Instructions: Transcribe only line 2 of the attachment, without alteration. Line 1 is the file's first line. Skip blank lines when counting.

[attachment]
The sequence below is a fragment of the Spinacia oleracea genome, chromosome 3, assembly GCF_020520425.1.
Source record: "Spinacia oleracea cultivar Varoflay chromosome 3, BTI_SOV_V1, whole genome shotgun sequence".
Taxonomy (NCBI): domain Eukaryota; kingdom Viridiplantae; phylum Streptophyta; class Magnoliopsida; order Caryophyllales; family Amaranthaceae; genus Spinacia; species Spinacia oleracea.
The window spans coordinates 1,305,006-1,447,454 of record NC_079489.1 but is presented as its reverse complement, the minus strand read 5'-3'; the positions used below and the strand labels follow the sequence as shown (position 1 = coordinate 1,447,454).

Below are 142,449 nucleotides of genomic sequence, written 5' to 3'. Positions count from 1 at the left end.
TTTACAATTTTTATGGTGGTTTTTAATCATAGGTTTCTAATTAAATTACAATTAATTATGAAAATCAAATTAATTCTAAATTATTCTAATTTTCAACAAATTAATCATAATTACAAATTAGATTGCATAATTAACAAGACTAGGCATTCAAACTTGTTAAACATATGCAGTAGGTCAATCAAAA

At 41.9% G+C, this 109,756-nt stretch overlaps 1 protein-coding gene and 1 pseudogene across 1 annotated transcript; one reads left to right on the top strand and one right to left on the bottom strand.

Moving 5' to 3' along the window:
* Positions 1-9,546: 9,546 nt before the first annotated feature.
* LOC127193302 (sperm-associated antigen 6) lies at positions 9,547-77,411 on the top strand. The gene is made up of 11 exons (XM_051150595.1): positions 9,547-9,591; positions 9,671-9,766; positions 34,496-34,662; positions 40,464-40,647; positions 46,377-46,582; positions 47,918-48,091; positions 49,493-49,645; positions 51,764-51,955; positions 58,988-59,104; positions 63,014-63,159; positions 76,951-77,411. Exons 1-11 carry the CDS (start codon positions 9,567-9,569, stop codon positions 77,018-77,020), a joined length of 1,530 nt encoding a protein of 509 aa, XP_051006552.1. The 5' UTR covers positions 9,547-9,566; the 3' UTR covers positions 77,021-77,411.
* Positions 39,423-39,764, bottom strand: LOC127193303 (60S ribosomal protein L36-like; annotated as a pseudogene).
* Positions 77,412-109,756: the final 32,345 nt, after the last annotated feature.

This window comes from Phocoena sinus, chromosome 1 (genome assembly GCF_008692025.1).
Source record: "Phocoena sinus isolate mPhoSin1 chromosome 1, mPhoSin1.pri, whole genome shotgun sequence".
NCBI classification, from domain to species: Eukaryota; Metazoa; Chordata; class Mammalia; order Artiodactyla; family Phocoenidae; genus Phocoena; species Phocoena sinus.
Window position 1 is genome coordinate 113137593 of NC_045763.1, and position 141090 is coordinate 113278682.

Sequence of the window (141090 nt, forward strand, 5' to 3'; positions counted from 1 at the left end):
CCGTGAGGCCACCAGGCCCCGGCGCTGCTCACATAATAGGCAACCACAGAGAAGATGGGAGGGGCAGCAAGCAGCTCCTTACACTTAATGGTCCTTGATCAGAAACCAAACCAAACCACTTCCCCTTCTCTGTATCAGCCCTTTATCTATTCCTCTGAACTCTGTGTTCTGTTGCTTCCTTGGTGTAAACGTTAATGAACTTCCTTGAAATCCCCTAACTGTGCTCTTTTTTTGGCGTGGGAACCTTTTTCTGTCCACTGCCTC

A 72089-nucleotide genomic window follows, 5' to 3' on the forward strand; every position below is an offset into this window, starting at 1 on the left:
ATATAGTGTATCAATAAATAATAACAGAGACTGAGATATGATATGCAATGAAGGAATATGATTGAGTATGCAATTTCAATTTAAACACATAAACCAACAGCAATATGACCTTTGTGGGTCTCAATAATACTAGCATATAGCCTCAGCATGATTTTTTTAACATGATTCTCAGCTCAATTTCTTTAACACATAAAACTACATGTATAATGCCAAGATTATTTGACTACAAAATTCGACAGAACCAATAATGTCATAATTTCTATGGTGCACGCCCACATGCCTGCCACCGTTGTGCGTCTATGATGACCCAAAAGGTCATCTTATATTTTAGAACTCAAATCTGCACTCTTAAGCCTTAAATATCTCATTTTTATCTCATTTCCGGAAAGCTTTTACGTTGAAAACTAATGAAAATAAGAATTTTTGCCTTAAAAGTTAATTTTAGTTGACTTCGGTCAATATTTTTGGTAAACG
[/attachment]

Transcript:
Source record: "Spinacia oleracea cultivar Varoflay chromosome 3, BTI_SOV_V1, whole genome shotgun sequence".